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Quick guide to getting a Canadian food import licence

Canadian businesses import billions of dollars in food products annually, including more than 75% of the country’s fresh fruits and vegetables. It’s a vast market opportunity.

Companies that import food must comply with Canada’s food import safety regulations, which are stricter than the rules for locally produced food. Before you can legally import food products, you need to apply for a Safe Food for Canadians (SFC) licence and comply with other regulatory requirements, such as traceability and preventive controls.

What types of businesses need an SFC licence?

According to the Canadian Food Inspection Agency (CFIA), companies engaged in the following activities must obtain a SFC licence:130727813_m_normal_none

  • importing food or food products;
  • manufacturing, processing, treating, preserving, grading, packaging, or labelling food for export, or for transportation across provincial or territorial borders;
  • exporting food, where an export certificate is requested;
  • slaughtering food animals from which meat products are derived for export or to be sent across provincial or territorial borders;
  • storing and handling a meat product in its imported condition for inspection by CFIA.

Canadian food import licences aren’t available at Canada Border Services Agency (CBSA) ports of entry and must be obtained in advance of importation. If you’re unsure whether your business requires a licence, the CFIA provides an interactive tool to help find an answer.

How to apply for a Safe Food for Canadians licence

After confirming that you require an import licence, you can turn your attention to the process of applying for a SFC licence. Before you begin, make sure you have a valid business number and have registered with the CFIA. In brief, the SFC licence application involves the following steps.

1. Gather the necessary information.
Some of the information required for the application includes:

  • business name and contact information;
  • list of food products you plan to import;
  • information about the food products, including brand name, quantity, and net weight;
  • details of the storage and transportation of the food products;
  • details of the food safety plan.
2. Complete the application form.

The application form for a Safe Food for Canadians licence is available on the CFIA website. You can fill out the form online or print a paper document to complete by hand.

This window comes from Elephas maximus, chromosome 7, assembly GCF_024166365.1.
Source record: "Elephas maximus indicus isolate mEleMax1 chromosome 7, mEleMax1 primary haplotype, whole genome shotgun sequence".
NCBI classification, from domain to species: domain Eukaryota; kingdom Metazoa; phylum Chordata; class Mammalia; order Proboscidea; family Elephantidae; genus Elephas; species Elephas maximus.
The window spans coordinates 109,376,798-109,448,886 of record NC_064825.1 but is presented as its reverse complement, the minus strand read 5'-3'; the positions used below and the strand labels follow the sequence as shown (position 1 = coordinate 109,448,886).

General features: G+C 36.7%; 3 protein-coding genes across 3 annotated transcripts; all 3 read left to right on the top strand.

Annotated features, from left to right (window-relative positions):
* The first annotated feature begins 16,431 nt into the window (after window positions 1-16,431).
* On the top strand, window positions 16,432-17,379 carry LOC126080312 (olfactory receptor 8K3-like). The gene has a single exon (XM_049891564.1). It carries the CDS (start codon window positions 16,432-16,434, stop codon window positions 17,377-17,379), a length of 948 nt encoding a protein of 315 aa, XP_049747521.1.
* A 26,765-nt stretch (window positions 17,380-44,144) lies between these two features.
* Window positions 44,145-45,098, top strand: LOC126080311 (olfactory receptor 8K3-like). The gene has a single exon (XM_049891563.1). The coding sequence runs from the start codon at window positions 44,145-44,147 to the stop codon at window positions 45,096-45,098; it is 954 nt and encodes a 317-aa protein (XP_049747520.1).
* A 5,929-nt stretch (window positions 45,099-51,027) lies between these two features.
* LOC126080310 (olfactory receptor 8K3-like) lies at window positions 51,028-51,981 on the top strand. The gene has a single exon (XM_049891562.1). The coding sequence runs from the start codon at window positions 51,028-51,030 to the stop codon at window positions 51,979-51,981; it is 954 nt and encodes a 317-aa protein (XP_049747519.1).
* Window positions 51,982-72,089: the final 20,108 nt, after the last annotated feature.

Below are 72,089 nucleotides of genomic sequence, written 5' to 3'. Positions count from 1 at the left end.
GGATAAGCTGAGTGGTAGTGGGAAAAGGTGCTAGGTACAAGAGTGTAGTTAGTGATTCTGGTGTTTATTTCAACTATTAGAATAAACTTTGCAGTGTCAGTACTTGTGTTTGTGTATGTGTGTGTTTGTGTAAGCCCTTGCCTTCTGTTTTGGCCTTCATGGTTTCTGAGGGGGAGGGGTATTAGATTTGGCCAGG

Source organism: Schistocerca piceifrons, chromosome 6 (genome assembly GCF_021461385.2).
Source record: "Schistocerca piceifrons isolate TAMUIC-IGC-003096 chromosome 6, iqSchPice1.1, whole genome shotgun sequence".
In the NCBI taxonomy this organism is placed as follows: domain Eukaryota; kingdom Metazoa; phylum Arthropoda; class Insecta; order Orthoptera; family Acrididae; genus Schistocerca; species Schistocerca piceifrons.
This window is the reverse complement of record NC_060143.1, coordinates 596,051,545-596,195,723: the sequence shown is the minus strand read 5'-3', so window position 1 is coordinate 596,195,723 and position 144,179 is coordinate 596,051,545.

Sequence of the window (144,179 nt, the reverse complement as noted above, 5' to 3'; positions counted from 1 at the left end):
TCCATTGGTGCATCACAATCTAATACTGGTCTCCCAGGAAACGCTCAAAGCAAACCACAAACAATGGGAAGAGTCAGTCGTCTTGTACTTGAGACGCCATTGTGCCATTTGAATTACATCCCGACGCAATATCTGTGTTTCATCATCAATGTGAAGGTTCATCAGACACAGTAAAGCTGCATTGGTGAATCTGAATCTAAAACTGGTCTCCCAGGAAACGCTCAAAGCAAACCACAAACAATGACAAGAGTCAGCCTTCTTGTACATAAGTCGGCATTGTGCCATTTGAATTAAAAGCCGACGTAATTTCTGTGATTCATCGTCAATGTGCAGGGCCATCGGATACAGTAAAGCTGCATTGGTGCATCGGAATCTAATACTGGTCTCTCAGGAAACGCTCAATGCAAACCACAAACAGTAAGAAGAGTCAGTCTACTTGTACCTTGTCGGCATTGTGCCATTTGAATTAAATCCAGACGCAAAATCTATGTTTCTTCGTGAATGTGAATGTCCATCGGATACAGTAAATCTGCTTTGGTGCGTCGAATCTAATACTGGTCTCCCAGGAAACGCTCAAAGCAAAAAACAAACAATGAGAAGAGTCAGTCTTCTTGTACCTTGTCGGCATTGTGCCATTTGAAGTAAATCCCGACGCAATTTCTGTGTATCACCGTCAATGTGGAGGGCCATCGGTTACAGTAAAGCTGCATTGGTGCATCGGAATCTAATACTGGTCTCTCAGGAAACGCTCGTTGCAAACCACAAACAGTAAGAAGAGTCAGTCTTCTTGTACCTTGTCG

3. Submit the application and pay the fee.

Submit the completed application form and the required fee to the CFIA. Fees can vary from one importer to another, depending on the food products being imported.

4. Await approval

After submitting your application, you will need to wait for approval from the CFIA, which may take several weeks.

A SFC licence is valid for two years and must be renewed before it expires. Companies also have to notify the CFIA of any changes to the business or the food products imported. Complying with regulations that help to reduce the risk of importing food products will be a significant part of maintaining your SFC licence.

Stay compliant to protect your SFC licence

In addition to the SFC licence, food importers must invest in preventive controls and traceability. Compliance with these and other regulations helps to ensure that Canada’s food supply remains safe. Preventive controls and traceability help to avoid large-scale contamination should a safety issue emerge.

The penalties for non-compliance include the seizure of goods, fines, and, in the most extreme cases, imprisonment. Importers can be fined up to $250,000 per violation, including fines for failure to obtain a licence, importing unsafe food, and failure to comply with labelling regulations. Goods deemed unsafe can be destroyed or returned to their country of origin at the importer’s expense, and your SFC licence can be revoked. 

The best way for importers to avoid penalties is to obtain the appropriate licence, establish plans and practices that meet all relevant safety standards, maintain accurate records, and comply with all requirements, including labelling and packaging rules. 

Work with a professional to get your Canadian food import licence

There's no doubt that the importation of both fresh and packaged food is a big business opportunity. Ensuring compliance with a maze of government regulations can be daunting.

Connect with an experienced customs broker to simplify licencing and ensure compliance.

Customs Brokerage. It’s what we do. 

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